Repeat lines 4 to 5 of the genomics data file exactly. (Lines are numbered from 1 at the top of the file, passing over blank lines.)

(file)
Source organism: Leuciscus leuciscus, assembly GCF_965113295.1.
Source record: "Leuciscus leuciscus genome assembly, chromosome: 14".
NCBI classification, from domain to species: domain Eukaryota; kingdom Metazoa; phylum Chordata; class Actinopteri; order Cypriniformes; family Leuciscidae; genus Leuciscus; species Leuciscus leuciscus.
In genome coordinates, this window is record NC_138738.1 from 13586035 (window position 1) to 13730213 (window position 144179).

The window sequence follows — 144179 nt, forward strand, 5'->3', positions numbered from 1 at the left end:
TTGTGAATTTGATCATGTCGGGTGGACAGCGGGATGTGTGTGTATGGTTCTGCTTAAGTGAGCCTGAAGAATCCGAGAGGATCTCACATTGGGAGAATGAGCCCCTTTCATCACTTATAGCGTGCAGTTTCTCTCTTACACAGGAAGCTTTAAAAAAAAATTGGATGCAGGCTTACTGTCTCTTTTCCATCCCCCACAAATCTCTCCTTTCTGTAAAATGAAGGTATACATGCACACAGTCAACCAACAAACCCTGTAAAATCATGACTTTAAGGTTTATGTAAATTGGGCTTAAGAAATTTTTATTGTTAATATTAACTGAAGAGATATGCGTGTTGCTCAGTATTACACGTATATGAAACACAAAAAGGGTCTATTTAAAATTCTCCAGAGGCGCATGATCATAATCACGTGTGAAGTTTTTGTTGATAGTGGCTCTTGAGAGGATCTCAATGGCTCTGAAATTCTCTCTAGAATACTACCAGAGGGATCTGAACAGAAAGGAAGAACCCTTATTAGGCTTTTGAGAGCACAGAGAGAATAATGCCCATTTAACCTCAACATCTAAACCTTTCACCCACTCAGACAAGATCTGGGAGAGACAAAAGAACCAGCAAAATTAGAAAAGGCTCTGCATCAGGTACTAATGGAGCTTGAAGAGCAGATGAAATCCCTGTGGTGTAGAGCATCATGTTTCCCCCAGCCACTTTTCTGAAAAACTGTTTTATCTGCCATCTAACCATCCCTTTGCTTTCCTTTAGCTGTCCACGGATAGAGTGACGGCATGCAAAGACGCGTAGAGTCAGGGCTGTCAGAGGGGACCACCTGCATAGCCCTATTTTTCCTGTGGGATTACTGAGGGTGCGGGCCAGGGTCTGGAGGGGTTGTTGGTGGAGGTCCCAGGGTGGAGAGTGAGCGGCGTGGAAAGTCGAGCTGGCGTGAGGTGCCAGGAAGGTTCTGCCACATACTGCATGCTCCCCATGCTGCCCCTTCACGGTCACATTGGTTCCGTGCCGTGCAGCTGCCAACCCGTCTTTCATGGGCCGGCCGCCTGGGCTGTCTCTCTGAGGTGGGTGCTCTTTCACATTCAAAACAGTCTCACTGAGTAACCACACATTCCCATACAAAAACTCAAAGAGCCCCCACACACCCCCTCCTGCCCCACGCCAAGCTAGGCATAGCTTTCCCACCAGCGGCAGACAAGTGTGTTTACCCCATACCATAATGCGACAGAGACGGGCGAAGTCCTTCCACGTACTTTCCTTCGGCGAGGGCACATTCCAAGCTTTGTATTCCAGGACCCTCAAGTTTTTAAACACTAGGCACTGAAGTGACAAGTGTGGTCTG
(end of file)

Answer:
In genome coordinates, this window is record NC_138738.1 from 13586035 (window position 1) to 13730213 (window position 144179).

The window sequence follows — 144179 nt, forward strand, 5'->3', positions numbered from 1 at the left end: